talking about the time we and Warner walked out there years ago. I took him for the head waiter with the bill. and several young daughters . and my name is H. all alone. which damaged my theory.so imminent that it could happen at any moment now. That is what he did. mother. "Yonder they are. and then went strolling through the great arcade." I was introduced to the parents and the young ladies.the rule with our people. I went straight there in my civilian costume. and the pleasant time we had. and in the course of the talk he told me of an adventure which had befallen him—about to this effect: "I was at Bellagio. "I was at last in such a desperate state that I was ready to do any wild thing that promised even the shadow of help. and I never saw him or them any m—"Here we are at Farmington. and we stood aside. then started for the trolley again. so we strolled to Cook's to draw money to pay back the benefactor with. I was so frightened that my wits seemed to leave me.freely. and told my story and asked for help. for a modest little tour. Twichell came there some years ago and talked to us on a Hundredth Night. I saw a family lunching at a small table on the veranda. We got it. and ten days ago I lost my letter of credit. I hadn't a penny in my pocket. Presently one of them stepped out of the rank and said: 10 How to Tell a Story . Mr. I was a stranger. I knew no one in Europe." We became friendly and sociable. stopping at the big hotel there. "What do you suppose the gentleman did? But you would not guess in twenty years. for no matter what a person looked like. back and forth.father. said I was a lieutenant in the army." said Twichell. We had a visit with my niece in the parlor. but I remember you very well. I am in Europe. my regiment is in Arizona. my hotel bill was a week old. in substance: "You won't remember me. We left the trolley-car and tramped through the mud a hundred yards or so to the school. I tramped and tramped. Joseph H. and pretty . interrupting. I did not know what in the world to do. and so this is the insane thing that I did.Then a young gentleman stepped up and shook hands. then we separated. Outside the house we encountered a double rank of twenty or thirty of Miss Porter's young ladies arriving from a walk. I was a cadet at West Point when you and Rev." The next morning the lieutenant told me his new letter of credit had arrived in the night. Clemens.young. named my name. He took out a handful of gold coin and told me to help myself . like a crazy person. I couldn't even send a telegram to London to get my lost letter replaced. If anybody approached me I hurried away. He said. come and be introduced. Presently he said. ostensibly to let them have room to file past. but really to look at them. and recognized their nationality – Americans . tastefully dressed. and the presentation of it imminent . I am a lieutenant in the regular army now.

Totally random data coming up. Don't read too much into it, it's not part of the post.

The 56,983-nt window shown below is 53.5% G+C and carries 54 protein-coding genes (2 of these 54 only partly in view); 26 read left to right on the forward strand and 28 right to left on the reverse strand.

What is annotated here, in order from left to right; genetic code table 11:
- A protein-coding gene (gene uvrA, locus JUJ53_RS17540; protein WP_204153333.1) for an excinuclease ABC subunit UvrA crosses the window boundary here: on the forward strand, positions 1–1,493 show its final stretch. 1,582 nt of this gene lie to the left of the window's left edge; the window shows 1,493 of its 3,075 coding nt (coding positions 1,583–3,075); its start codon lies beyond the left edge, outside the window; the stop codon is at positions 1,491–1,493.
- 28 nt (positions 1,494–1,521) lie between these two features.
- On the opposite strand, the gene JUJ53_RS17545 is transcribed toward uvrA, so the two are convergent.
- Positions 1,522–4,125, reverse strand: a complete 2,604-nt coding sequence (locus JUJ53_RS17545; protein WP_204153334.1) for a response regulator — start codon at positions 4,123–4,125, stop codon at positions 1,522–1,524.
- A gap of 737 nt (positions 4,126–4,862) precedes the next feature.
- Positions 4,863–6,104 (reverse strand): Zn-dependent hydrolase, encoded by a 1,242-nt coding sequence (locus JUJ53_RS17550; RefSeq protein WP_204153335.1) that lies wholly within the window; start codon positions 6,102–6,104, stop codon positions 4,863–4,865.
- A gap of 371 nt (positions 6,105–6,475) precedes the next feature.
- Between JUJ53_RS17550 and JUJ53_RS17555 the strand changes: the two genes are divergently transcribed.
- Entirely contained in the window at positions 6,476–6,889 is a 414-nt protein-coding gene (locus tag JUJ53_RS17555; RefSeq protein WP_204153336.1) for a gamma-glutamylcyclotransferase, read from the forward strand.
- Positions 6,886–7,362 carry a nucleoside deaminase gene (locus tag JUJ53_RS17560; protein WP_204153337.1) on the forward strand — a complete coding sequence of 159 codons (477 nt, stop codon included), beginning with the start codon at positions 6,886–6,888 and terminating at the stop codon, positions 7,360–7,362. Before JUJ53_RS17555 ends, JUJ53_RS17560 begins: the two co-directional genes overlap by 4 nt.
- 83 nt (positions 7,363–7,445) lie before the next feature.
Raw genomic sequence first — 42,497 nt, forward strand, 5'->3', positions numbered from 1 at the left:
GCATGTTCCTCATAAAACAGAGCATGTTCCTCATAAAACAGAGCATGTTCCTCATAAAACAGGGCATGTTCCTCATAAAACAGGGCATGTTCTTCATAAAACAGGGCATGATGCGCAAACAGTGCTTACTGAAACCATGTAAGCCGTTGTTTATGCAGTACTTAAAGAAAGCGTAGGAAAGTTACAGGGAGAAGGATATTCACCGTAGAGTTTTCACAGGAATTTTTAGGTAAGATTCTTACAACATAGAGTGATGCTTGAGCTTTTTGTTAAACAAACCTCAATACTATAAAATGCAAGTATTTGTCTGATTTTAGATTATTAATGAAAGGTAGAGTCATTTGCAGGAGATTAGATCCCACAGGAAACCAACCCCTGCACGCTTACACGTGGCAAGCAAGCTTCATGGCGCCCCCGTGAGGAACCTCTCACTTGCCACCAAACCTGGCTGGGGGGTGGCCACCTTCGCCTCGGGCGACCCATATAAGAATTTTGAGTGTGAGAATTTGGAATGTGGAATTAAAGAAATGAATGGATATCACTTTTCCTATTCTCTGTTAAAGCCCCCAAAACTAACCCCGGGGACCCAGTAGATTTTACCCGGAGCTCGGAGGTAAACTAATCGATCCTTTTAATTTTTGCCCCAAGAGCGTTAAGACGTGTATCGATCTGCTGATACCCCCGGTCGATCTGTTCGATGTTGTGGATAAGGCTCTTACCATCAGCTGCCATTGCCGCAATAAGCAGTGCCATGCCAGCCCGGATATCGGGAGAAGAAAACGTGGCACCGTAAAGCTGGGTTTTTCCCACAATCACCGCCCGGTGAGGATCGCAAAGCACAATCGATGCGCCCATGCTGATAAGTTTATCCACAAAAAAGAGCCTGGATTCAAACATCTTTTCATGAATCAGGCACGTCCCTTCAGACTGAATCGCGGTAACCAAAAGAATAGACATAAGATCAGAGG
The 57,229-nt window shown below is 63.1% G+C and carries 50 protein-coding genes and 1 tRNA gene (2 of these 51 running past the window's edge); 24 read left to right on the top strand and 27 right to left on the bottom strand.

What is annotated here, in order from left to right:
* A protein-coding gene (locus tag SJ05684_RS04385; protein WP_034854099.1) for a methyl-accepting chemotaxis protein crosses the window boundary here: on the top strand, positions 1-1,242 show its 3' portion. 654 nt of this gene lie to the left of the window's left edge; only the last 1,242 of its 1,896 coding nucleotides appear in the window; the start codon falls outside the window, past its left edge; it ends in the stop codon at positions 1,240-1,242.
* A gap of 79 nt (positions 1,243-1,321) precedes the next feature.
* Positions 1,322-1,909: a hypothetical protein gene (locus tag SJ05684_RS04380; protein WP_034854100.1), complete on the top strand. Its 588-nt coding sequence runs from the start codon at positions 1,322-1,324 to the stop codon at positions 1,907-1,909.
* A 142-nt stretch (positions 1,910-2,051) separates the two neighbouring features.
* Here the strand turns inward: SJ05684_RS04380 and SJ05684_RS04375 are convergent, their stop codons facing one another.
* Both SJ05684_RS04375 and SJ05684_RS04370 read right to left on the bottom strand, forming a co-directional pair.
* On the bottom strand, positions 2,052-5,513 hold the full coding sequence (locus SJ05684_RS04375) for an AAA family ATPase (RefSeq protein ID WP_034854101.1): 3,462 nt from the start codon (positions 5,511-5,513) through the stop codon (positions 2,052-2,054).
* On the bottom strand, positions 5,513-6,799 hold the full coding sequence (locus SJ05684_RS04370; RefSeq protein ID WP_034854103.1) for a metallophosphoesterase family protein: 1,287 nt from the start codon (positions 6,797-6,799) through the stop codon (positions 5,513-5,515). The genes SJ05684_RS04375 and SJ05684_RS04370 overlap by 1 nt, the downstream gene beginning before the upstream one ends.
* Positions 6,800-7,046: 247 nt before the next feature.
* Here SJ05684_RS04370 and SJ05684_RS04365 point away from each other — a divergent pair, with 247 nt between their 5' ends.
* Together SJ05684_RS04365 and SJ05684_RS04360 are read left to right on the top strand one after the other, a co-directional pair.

and I will tell you about it. I reached home just after dark. had died the day before. but I know your daughter.I mean my box of guns. and that gives me the privilege of shaking hands with you. Mr. and some tacks and a hammer! I was astonished and puzzled. and the first thing I heard when I entered the house was that my dearest boyhood friend and schoolmate. practical heartiness in his general style. Arrived there I found the long white-pine box which had been described to me. I fastened the card to it with some tacks.there was my box. hearty man two short years ago. I lost it through helping to take care of a box of guns on a two-hundred-mile railway journey one winter's night. I belong in Cleveland. I must start at once. Illinois. honest. That is to say. marked "Deacon Levi Hackett. and that his last utterance had been a desire that I would take his remains home to his poor old father and mother in Wisconsin." and hurried off through the whistling storm to the railway station. The expressman was there. Ohio. You don't remember me. John B."You don't know me. Well." Then she put out her hand to me. who am now but a shadow. good-natured face. a man of iron. two years ago. I was carrying off a box of guns which that young fellow had come to the station to ship to a rifle company in Peoria. in a driving snow-storm. hard at work. and I rushed out to the express car. a cheerless misery stole over me. all right. my heart went down. 11 How to Tell a Story . or was it merely an odd accident? THE INVALID'S STORY I seem sixty and married. Wisconsin." and I jumped into the express car and got a comfortable seat on a bale of buckets. He began to nail on his card. and said: "And I wish to shake hands with you too. was a hale. and only forty-one. with a card in his hands. and he had got my corpse!] Just then the conductor sung out "All aboard. When I returned. and a young fellow examining around it. we sped through the wild night. Bethlehem. But stranger still than this fact is the way in which I lost my health. I know now that it was Limburger cheese. [The fact is that without my suspecting it a prodigious mistake had been made. As the train moved off a stranger skipped into the car and set a package of peculiarly mature and capable Limburger cheese on one end of my coffin-box . with a simple. but you were introduced to me in the arcade in Milan two years and a half ago by Lieutenant H. Twichell. saw it put safely aboard the express car. One winter's night. But no . but these effects are due to my condition and sufferings. apparently. in a good deal of a state of mind. to ask for an explanation. in the express car. there was my coffin-box back again. presently. It is the actual truth. but at that time I never had heard of the article in my life. and a breezy." What had put that story into my head after all that stretch of time? Was it just the proximity of that young girl.yet such is the simple truth. and of course was wholly ignorant of its character. it hadn't been disturbed. the bitter storm raged on. I took the card. a very athlete! . and then ran into the eating-room to provide myself with a sandwich and some cigars.a plain man of fifty. It will be hard for you to believe that I. Hackett. for I am a bachelor. . Clemens. I was greatly shocked and grieved. but there was no time to waste in emotions. Mr.